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WSIB failed to give proper notice of organizational changes

March 28, 2014

A trade union is entitled to be made aware that employer is contemplating significant changes to its workplace, GSB says

The Crown Employees’ Grievance Settlement Board (the “GSB”) has held that the Workplace Safety and Insurance Board (“WSIB”) violated its collective agreement with the Canadian Union of Public Employees, Local 1750 when it re-organized the workforce without giving appropriate notice to the Union of its intended organizational changes, or advance notice of specific redundancies. Moreover, the GSB found that the WSIB had improperly bumped employees before the employees’ notice period had expired.


In January, 2012, the WSIB announced that it intended to transform the WSIB into a smaller, more focused organization. Toward that goal, it would eliminate several positions and lay off a number of employees.

As part of these large-scale organizational changes, the WSIB also implemented a new system of “early bumps”—a new practice by which it issued notices of lay-off to employees, and then bumped these employees into the position of less senior employees before the displaced employees’ notice periods had expired. In some cases this had led to a “chain” of bumps in which three or four employees were issued notices of lay-off and bumped before the notice period of the first employee had expired.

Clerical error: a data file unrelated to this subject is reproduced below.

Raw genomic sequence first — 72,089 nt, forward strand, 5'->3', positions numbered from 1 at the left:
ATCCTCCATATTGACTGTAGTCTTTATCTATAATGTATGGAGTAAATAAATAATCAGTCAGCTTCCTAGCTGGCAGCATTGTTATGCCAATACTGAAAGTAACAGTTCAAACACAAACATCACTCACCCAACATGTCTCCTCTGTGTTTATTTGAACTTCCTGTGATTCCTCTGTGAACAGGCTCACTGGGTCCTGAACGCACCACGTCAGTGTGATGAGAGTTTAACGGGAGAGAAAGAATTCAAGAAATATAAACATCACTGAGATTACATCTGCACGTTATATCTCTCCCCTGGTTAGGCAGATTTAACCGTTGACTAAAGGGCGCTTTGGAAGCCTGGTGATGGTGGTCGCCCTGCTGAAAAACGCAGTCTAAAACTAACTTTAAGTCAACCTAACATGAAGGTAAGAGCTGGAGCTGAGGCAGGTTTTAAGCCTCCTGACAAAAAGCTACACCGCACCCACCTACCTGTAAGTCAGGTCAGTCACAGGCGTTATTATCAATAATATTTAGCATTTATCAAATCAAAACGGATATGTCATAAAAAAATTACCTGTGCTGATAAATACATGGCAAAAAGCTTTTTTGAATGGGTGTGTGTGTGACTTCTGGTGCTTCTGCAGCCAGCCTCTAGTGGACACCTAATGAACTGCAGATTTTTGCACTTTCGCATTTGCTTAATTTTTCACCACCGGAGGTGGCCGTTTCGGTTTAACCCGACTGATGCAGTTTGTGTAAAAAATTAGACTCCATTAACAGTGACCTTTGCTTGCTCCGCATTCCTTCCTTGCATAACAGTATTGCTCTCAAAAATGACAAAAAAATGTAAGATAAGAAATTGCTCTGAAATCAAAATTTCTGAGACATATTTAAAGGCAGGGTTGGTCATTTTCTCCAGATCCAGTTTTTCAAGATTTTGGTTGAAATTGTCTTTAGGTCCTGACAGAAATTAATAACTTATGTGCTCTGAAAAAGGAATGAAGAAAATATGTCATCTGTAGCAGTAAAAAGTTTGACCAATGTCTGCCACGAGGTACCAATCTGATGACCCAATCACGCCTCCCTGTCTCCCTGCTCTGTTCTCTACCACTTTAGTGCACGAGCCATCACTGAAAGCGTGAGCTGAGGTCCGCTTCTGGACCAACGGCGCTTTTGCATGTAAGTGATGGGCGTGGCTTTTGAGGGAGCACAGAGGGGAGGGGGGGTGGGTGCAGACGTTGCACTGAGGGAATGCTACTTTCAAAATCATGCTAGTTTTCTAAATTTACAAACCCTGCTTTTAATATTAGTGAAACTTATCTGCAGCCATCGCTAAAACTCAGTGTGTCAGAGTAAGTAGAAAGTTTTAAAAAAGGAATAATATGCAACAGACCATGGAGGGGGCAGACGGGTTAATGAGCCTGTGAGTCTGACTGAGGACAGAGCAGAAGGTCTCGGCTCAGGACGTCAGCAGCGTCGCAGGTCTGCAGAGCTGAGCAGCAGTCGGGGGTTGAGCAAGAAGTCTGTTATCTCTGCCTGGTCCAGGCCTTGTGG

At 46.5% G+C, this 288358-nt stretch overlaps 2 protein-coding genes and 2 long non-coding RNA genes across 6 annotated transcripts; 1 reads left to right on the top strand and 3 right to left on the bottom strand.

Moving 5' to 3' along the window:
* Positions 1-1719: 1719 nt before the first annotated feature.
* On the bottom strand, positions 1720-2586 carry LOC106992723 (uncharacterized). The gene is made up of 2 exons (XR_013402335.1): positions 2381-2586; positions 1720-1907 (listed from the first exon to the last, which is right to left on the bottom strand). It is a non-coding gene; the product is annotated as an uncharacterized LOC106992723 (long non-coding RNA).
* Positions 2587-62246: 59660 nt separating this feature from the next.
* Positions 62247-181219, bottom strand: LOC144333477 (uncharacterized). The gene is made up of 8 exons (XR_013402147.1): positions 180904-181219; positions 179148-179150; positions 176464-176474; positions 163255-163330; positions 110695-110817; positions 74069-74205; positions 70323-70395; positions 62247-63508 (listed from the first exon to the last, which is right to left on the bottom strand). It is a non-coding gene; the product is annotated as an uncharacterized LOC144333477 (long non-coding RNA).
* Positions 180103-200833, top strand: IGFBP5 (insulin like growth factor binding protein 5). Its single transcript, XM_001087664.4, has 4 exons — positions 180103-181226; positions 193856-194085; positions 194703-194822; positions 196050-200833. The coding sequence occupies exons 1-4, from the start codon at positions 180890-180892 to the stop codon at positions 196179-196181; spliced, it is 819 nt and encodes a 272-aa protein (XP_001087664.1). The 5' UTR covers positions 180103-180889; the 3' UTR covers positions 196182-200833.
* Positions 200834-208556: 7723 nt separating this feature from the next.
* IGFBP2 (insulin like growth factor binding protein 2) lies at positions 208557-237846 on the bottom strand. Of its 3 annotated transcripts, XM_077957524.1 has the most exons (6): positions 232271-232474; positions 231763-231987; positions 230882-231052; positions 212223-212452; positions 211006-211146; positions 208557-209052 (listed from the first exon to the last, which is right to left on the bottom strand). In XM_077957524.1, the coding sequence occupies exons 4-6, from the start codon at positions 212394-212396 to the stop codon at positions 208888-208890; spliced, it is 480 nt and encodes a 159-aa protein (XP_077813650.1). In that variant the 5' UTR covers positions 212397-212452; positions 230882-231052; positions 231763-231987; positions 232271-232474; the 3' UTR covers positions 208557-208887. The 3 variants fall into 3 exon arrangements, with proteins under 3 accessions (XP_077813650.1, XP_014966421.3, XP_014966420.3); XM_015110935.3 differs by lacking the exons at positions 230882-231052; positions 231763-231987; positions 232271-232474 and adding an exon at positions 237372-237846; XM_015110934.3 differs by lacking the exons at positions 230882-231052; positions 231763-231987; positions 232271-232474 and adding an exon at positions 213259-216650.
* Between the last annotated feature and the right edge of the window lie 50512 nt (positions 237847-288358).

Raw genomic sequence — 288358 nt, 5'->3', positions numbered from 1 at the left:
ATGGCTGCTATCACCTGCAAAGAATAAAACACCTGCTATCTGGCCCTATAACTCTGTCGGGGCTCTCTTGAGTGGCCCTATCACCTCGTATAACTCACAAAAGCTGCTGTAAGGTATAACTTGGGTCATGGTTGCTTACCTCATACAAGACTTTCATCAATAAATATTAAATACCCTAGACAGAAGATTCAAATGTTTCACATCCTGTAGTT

Senior management for the WSIB testified that these changes reflected a new “more urgent” style of management at the WSIB, and were intended to achieve cost savings more quickly than would be possible if the employer waited until the end of the affected employees’ 130-day notice period before implementing a bump. Managers also testified that the Union had not been given notice of organizational change because there was a concern that the Union would use such notice as an opportunity to seek to negotiate additional protections for affected employees.

The Union grieved the WSIB’s conduct on a number of grounds, including that the employer had failed to give appropriate notice to the Union of the planned organizational changes. It also maintained that the “early bumps” were not permitted under the collective agreement.

The GSB’s decision

The GSB upheld the Union’s grievance on all counts. In particular, vice-chair Owen Gray held that when an employer is considering making significant changes to its workplace, “a trade union representing its employees has an evident interest in being aware of this and of the reason for it, particularly before the employer is committed to a particular way of achieving its underlying objectives, so it can propose reasons to alter those objectives or ways of achieving them that minimize adverse impact on employees.”

The GSB therefore rejected the WSIB’s contention that it was only required to advise the Union of its intended organizational changes once a concrete decision to make a specific change had been made. Rather the collective agreement obligated the WSIB to discuss its intentions with the Union once a general objective to implement organizational change had been identified by the employer: